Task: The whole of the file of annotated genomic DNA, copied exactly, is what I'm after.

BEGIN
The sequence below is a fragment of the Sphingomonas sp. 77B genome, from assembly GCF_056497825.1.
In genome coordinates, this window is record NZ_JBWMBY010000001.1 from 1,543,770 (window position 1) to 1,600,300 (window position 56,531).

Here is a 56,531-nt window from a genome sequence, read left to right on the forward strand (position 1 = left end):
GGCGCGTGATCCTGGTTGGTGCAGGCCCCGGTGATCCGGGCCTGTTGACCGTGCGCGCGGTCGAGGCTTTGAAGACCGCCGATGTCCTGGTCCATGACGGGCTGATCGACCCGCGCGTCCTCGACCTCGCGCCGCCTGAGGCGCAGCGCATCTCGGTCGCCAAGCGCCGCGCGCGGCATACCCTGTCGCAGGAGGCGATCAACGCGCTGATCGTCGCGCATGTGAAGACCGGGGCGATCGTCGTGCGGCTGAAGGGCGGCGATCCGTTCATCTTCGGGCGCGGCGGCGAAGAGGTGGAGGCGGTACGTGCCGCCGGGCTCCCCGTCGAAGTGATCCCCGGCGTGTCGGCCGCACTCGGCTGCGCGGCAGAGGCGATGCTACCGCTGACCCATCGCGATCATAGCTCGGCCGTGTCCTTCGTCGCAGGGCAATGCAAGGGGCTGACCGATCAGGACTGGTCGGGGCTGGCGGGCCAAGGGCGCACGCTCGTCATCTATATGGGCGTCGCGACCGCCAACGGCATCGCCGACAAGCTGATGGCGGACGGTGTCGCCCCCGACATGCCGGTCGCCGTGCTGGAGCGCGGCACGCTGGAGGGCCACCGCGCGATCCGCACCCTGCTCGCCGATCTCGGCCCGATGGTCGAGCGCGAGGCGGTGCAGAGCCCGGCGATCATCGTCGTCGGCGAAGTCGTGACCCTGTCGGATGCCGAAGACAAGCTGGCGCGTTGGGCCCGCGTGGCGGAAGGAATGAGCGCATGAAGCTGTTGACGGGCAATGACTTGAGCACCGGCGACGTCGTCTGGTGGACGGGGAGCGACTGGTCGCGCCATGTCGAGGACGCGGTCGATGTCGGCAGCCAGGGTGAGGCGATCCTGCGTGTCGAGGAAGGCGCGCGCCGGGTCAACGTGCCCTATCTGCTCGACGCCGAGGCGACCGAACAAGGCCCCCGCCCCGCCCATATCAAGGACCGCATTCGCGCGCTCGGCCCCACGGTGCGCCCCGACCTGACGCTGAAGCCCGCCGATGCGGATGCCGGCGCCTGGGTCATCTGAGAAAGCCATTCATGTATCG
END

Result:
The sequence below is a fragment of the Sphingomonas sp. 77B genome, from assembly GCF_056497825.1.
In genome coordinates, this window is record NZ_JBWMBY010000001.1 from 1,543,770 (window position 1) to 1,600,300 (window position 56,531).

Here is a 56,531-nt window from a genome sequence, read left to right on the forward strand (position 1 = left end):
GGCGCGTGATCCTGGTTGGTGCAGGCCCCGGTGATCCGGGCCTGTTGACCGTGCGCGCGGTCGAGGCTTTGAAGACCGCCGATGTCCTGGTCCATGACGGGCTGATCGACCCGCGCGTCCTCGACCTCGCGCCGCCTGAGGCGCAGCGCATCTCGGTCGCCAAGCGCCGCGCGCGGCATACCCTGTCGCAGGAGGCGATCAACGCGCTGATCGTCGCGCATGTGAAGACCGGGGCGATCGTCGTGCGGCTGAAGGGCGGCGATCCGTTCATCTTCGGGCGCGGCGGCGAAGAGGTGGAGGCGGTACGTGCCGCCGGGCTCCCCGTCGAAGTGATCCCCGGCGTGTCGGCCGCACTCGGCTGCGCGGCAGAGGCGATGCTACCGCTGACCCATCGCGATCATAGCTCGGCCGTGTCCTTCGTCGCAGGGCAATGCAAGGGGCTGACCGATCAGGACTGGTCGGGGCTGGCGGGCCAAGGGCGCACGCTCGTCATCTATATGGGCGTCGCGACCGCCAACGGCATCGCCGACAAGCTGATGGCGGACGGTGTCGCCCCCGACATGCCGGTCGCCGTGCTGGAGCGCGGCACGCTGGAGGGCCACCGCGCGATCCGCACCCTGCTCGCCGATCTCGGCCCGATGGTCGAGCGCGAGGCGGTGCAGAGCCCGGCGATCATCGTCGTCGGCGAAGTCGTGACCCTGTCGGATGCCGAAGACAAGCTGGCGCGTTGGGCCCGCGTGGCGGAAGGAATGAGCGCATGAAGCTGTTGACGGGCAATGACTTGAGCACCGGCGACGTCGTCTGGTGGACGGGGAGCGACTGGTCGCGCCATGTCGAGGACGCGGTCGATGTCGGCAGCCAGGGTGAGGCGATCCTGCGTGTCGAGGAAGGCGCGCGCCGGGTCAACGTGCCCTATCTGCTCGACGCCGAGGCGACCGAACAAGGCCCCCGCCCCGCCCATATCAAGGACCGCATTCGCGCGCTCGGCCCCACGGTGCGCCCCGACCTGACGCTGAAGCCCGCCGATGCGGATGCCGGCGCCTGGGTCATCTGAGAAAGCCATTCATGTATCG